Lots of unanswered questions

Peter Stenslunde, Constantia

What a very underwhelming 2017/2018 budget presentation by our new “mini mayor” of the southern peninsula.

Glib City statements were the order of the evening.

Naturally, limited time for questions (as usual and luckily for him) and questions that were answered were very vague; with lots of unanswered questions.

Lots of nodding from the front row consisting of fawning ward councillors, whose remit, for those that don’t know, is now entirely council based. The days of ward councillors representing residents is long gone – so many examples available.

Phew – another public participation process wrapped up successfully; and the eight legged politicians disappear until next year.

What an absolute joke.

Admittedly, councillor Eddie Andrews is new in the position but given the position he now occupies, his comments regarding “don’t shoot the messenger” are just not good enough.

We heard how the City is now divided into four regions: north, south, east and west, and how our region: southern, received R4 billion out of the R37 billion operating budget. No one could ask why so low and no one could answer what the capital budget for the south was.

We heard the City’s new slogan of “no compromise” on efficiency and effectiveness – yet no one could answer why they simply write off each year 854 traffic fines (75 percent of all fines issued) yet they expect to change people’s behaviour. How Sub-council 20 can approve a liquor licence in a residential area in five weeks but a law enforcement needs analysis for the area has been outstanding for one and a half years. No mention of law enforcement, metro police and traffic services departments being in complete disarray due to “lack of funds and resources”.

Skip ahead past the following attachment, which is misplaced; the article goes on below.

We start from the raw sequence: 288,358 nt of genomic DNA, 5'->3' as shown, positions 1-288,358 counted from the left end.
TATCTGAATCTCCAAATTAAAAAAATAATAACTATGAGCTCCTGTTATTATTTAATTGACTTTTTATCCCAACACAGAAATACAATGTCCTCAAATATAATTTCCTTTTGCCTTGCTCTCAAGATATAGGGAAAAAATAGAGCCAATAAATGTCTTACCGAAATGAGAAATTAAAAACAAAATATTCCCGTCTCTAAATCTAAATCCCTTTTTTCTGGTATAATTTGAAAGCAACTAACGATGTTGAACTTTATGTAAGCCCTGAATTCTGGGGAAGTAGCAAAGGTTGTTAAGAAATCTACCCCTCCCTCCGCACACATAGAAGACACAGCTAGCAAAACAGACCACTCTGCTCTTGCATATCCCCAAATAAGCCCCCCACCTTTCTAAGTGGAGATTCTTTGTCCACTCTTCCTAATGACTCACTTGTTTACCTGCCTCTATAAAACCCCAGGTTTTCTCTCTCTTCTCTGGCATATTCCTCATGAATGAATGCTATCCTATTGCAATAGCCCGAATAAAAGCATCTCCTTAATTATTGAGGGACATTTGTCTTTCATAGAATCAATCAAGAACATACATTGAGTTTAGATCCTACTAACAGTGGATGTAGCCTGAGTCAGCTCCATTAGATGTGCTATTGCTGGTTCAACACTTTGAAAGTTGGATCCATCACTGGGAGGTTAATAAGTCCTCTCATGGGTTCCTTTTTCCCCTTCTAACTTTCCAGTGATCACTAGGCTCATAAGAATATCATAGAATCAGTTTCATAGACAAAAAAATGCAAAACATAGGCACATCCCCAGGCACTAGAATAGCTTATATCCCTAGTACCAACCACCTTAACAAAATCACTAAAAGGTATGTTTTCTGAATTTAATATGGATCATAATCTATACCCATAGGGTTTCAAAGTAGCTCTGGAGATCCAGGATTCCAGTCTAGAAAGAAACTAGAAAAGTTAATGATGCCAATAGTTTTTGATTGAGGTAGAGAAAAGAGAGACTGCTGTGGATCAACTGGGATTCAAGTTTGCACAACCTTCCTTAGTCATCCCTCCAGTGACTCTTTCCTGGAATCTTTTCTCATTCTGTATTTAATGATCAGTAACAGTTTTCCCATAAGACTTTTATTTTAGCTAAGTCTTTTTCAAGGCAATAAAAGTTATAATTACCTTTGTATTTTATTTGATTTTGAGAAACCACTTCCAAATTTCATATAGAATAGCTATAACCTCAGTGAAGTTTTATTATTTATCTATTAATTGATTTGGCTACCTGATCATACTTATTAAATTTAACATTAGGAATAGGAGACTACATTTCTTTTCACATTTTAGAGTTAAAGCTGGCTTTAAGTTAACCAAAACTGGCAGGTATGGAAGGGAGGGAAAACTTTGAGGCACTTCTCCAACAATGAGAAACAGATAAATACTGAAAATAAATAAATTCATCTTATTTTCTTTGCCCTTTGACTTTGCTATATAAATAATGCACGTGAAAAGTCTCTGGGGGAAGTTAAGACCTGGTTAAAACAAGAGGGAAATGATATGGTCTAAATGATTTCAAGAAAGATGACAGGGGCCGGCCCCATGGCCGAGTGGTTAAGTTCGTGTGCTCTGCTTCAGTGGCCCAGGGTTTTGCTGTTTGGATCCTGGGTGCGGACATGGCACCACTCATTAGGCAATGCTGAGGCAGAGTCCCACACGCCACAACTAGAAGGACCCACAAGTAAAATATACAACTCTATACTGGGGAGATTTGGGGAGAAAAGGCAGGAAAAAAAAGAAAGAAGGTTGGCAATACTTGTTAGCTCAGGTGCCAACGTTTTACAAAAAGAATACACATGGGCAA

“No resources”, but the City writes off R900 million in water bills (note how the R50 million a year propaganda machine has mentioned nothing about this during the water crisis – how many dams could this build every year), and another R700 million across other departments.

And so on. A cool R2.5 billion is written off in the forthcoming budget year – or 29 percent of the entire rates base of the City of R8.7 billion, yes, 29 percent simply written off, every year.

Ratepayers, of course, pay for this which is a completely and utterly disgraceful solution.

No doubt the
R50 million a year City good news propaganda machine will report what an overwhelming success it was.